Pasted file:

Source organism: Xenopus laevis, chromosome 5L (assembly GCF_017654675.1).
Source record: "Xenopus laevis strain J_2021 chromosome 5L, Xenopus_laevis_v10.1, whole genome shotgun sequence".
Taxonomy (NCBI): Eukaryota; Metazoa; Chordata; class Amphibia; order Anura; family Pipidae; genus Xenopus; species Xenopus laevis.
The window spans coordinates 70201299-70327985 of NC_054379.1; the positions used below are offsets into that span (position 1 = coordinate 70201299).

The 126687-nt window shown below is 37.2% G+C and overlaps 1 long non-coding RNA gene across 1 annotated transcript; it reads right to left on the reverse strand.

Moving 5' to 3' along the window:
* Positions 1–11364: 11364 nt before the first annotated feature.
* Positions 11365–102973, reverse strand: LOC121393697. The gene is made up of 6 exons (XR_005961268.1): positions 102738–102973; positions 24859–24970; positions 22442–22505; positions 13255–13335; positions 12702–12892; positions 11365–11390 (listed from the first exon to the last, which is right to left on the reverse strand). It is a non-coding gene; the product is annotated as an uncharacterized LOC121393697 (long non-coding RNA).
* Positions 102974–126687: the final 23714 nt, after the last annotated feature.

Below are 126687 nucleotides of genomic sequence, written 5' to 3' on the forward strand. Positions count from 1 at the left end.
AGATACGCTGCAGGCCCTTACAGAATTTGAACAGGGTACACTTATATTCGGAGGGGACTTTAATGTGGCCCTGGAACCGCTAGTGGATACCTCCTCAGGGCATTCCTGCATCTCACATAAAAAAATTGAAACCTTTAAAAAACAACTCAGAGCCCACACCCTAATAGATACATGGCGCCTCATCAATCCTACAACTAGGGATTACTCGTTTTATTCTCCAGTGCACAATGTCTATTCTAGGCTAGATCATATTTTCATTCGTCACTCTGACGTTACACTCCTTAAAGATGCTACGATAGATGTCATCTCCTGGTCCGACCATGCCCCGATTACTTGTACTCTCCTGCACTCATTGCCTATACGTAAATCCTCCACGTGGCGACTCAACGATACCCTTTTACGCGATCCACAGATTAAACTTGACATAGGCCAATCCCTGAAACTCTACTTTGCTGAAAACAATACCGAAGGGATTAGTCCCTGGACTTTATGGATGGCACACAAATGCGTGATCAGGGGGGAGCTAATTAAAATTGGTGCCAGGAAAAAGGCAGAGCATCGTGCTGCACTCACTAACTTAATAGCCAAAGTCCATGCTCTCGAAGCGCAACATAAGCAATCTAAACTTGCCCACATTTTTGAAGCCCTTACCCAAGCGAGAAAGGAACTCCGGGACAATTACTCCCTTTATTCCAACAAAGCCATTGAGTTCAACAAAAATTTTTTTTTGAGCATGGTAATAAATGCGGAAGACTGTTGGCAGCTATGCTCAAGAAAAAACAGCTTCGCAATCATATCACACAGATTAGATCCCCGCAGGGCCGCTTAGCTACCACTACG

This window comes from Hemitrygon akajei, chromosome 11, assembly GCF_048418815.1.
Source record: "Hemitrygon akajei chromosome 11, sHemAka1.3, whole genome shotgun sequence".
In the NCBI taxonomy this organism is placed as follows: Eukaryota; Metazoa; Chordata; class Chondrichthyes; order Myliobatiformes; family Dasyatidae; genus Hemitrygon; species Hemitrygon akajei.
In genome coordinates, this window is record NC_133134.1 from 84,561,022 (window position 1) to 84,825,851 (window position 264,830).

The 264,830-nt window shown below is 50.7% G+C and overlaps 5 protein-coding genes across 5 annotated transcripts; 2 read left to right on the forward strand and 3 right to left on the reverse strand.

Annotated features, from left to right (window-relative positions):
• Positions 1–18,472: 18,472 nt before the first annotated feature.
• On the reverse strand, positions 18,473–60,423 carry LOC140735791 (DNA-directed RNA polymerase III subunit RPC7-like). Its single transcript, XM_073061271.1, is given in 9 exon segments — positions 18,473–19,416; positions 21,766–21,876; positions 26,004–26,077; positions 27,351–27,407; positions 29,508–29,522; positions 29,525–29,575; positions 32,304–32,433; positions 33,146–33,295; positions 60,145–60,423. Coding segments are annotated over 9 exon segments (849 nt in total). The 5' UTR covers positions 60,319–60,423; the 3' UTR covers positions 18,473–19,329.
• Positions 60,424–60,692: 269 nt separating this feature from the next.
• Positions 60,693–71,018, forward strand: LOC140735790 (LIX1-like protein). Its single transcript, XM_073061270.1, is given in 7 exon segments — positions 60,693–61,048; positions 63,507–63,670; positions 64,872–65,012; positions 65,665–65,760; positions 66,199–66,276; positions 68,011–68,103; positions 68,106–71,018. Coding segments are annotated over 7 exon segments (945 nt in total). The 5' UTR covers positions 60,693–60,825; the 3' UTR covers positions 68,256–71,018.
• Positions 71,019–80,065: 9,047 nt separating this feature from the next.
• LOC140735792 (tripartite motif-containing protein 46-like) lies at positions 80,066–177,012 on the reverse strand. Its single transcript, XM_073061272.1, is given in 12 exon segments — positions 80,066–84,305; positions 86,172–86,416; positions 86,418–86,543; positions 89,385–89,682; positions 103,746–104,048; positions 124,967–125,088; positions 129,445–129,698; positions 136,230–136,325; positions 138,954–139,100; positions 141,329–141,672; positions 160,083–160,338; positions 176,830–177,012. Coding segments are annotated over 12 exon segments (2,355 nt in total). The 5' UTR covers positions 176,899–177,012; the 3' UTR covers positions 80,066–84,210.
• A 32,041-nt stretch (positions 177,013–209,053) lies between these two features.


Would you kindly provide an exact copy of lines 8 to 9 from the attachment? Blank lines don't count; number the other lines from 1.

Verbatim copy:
* Positions 11365–102973, reverse strand: LOC121393697. The gene is made up of 6 exons (XR_005961268.1): positions 102738–102973; positions 24859–24970; positions 22442–22505; positions 13255–13335; positions 12702–12892; positions 11365–11390 (listed from the first exon to the last, which is right to left on the reverse strand). It is a non-coding gene; the product is annotated as an uncharacterized LOC121393697 (long non-coding RNA).
* Positions 102974–126687: the final 23714 nt, after the last annotated feature.